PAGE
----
ANI Photo | FICCI, Corporates hail interim Budget, say its a clear continuum towards Viksit Bharat

Federation of Indian Chambers of Commerce and Industry (FICCI) President Dr Anish Shah has termed the Intermin Budget 2024-25 as a clear and outcome-based continuum towards Viksit Bharat.
“The Interim Budget is a clear and outcome-based continuum towards Viksit Bharat. It brings together growth, climate, and social empowerment while maintaining a careful balance between current investment rate and fiscal discipline,” said Anish Shah.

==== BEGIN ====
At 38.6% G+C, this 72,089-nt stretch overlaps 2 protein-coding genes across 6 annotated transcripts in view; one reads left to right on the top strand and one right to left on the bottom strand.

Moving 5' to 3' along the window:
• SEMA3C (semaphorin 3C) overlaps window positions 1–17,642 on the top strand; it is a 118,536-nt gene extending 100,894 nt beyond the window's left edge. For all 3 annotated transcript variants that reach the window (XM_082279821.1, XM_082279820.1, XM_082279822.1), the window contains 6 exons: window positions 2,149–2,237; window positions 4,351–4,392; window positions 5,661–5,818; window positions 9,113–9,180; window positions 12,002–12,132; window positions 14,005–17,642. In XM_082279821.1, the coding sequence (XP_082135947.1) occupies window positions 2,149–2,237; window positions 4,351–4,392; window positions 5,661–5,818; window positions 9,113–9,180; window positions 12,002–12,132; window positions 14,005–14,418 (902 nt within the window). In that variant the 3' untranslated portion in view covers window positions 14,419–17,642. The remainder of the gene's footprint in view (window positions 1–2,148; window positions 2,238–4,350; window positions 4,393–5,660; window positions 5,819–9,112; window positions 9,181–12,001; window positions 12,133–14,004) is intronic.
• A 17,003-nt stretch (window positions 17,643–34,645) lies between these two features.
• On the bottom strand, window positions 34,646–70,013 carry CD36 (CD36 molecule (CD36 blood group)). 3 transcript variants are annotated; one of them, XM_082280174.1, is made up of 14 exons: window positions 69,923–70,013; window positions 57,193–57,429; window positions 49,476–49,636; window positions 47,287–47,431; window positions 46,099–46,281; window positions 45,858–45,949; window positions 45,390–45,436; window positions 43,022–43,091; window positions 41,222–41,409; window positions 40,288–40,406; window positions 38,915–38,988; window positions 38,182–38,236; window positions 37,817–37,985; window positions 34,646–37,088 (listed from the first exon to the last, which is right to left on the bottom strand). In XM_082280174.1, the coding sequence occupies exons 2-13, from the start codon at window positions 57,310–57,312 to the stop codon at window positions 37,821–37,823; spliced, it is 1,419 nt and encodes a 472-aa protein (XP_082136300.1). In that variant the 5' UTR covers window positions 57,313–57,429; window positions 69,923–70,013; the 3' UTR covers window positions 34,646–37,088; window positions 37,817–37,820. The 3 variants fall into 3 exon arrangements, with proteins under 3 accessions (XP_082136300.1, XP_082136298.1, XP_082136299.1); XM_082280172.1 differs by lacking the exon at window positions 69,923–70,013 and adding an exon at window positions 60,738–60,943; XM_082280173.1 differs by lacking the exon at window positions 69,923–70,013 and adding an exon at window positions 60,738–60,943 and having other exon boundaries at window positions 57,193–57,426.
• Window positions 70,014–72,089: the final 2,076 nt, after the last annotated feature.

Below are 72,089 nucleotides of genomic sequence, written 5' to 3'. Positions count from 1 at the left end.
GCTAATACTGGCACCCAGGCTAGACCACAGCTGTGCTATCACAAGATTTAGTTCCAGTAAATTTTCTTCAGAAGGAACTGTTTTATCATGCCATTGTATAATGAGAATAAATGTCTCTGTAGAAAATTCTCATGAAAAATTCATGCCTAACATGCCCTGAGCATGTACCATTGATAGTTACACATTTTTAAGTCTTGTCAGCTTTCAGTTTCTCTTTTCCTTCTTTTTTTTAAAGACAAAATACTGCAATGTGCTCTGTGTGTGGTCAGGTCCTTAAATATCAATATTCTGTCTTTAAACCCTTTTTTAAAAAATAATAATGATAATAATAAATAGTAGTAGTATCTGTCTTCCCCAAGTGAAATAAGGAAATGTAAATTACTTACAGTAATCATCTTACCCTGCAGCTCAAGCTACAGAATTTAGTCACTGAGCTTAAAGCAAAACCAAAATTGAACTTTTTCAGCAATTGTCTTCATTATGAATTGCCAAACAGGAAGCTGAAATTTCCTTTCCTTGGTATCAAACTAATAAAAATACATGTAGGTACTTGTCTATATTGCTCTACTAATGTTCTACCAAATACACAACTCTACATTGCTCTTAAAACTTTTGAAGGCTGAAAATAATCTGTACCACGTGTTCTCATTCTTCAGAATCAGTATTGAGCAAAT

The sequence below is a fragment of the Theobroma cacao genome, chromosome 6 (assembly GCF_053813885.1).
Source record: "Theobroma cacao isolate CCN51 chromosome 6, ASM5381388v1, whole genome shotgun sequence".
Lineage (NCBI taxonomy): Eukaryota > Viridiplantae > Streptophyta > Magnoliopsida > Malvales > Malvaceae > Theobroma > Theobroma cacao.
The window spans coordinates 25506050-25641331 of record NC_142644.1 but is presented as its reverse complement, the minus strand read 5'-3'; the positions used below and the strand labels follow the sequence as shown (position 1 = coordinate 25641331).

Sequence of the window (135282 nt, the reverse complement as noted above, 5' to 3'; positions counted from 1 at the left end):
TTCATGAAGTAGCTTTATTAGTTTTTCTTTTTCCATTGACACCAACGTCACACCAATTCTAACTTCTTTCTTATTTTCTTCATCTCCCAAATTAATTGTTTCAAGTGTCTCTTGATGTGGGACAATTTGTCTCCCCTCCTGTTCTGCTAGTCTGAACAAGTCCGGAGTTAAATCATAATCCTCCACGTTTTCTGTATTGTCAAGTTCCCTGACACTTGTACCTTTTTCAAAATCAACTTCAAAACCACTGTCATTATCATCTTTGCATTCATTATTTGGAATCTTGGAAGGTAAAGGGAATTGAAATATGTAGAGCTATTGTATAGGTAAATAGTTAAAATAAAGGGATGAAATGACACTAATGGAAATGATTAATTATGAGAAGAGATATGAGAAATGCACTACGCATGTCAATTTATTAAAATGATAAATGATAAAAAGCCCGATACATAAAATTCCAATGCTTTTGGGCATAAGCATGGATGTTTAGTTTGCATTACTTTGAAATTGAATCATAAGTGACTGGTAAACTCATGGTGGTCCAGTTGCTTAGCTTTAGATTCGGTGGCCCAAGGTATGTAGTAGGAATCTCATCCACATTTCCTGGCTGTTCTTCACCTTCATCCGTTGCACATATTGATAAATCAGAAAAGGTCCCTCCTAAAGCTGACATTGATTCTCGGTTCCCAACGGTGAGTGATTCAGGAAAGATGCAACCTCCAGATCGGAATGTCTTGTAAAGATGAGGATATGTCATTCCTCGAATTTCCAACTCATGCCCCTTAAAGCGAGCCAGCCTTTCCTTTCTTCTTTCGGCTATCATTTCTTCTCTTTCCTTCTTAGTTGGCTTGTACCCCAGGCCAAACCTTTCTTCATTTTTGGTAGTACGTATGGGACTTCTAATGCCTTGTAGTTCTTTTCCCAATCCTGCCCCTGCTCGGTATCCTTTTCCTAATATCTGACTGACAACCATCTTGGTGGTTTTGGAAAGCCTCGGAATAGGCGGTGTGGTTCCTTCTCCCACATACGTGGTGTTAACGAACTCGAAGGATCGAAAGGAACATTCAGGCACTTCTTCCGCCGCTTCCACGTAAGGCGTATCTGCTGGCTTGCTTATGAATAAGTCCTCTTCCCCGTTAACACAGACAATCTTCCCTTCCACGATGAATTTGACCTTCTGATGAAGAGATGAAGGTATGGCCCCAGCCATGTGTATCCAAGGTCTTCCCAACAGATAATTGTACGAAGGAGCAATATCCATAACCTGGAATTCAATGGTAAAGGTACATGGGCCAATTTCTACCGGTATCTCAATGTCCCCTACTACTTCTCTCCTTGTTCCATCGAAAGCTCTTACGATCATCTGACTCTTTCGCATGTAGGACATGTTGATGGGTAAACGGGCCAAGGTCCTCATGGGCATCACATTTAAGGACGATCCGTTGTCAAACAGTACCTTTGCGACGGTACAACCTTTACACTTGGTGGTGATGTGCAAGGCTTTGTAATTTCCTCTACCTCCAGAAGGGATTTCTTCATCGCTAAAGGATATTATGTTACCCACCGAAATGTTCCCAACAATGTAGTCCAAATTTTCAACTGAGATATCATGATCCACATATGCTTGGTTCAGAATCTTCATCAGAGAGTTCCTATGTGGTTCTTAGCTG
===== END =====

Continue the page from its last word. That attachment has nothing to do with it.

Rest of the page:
“Enabling States to adopt reforms for Viksit Bharat will seize the momentum created from the Centre towards Amrit Kaal. Focus on Blue Economy, expanding and strengthening the EV ecosystem, domestic tourism, and multi-modal logistics will propel India towards the vision of a developed nation by 2047,” he said.
“The Interim Budget recognizes innovation as a key driver for growth through the introduction of a significant corpus of Rs 1 lakh crore for offering a fifty-year interest-free loan to scale up R&D in sunrise domains. The fiscal performance bodes well for the country’s macroeconomic stability and investor confidence,” he added.
Kamal Bali, President and MD, Volvo Group India said the Bugdet was bold and inclusive.